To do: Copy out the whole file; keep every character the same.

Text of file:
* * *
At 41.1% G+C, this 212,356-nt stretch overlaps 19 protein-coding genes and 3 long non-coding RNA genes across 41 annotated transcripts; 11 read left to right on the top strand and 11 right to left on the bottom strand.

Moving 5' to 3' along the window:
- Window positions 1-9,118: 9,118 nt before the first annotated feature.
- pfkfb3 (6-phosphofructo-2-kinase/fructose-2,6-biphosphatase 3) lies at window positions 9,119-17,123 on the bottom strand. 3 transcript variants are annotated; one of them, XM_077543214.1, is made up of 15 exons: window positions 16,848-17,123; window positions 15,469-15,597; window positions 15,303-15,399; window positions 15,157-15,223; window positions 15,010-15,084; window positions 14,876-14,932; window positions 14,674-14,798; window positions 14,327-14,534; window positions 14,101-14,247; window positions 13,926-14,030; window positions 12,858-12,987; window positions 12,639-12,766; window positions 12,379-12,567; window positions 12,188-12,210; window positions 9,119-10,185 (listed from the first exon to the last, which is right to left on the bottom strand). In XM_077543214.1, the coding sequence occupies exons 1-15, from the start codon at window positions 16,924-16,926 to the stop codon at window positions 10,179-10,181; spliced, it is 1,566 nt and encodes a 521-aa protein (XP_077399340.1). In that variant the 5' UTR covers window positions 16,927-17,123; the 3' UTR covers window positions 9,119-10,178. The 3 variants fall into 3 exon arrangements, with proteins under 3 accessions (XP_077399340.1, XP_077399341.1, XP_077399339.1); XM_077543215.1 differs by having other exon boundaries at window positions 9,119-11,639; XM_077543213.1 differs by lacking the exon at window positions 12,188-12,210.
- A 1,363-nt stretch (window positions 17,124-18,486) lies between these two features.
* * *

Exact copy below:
At 41.1% G+C, this 212,356-nt stretch overlaps 19 protein-coding genes and 3 long non-coding RNA genes across 41 annotated transcripts; 11 read left to right on the top strand and 11 right to left on the bottom strand.

Moving 5' to 3' along the window:
- Window positions 1-9,118: 9,118 nt before the first annotated feature.
- pfkfb3 (6-phosphofructo-2-kinase/fructose-2,6-biphosphatase 3) lies at window positions 9,119-17,123 on the bottom strand. 3 transcript variants are annotated; one of them, XM_077543214.1, is made up of 15 exons: window positions 16,848-17,123; window positions 15,469-15,597; window positions 15,303-15,399; window positions 15,157-15,223; window positions 15,010-15,084; window positions 14,876-14,932; window positions 14,674-14,798; window positions 14,327-14,534; window positions 14,101-14,247; window positions 13,926-14,030; window positions 12,858-12,987; window positions 12,639-12,766; window positions 12,379-12,567; window positions 12,188-12,210; window positions 9,119-10,185 (listed from the first exon to the last, which is right to left on the bottom strand). In XM_077543214.1, the coding sequence occupies exons 1-15, from the start codon at window positions 16,924-16,926 to the stop codon at window positions 10,179-10,181; spliced, it is 1,566 nt and encodes a 521-aa protein (XP_077399340.1). In that variant the 5' UTR covers window positions 16,927-17,123; the 3' UTR covers window positions 9,119-10,178. The 3 variants fall into 3 exon arrangements, with proteins under 3 accessions (XP_077399340.1, XP_077399341.1, XP_077399339.1); XM_077543215.1 differs by having other exon boundaries at window positions 9,119-11,639; XM_077543213.1 differs by lacking the exon at window positions 12,188-12,210.
- A 1,363-nt stretch (window positions 17,124-18,486) lies between these two features.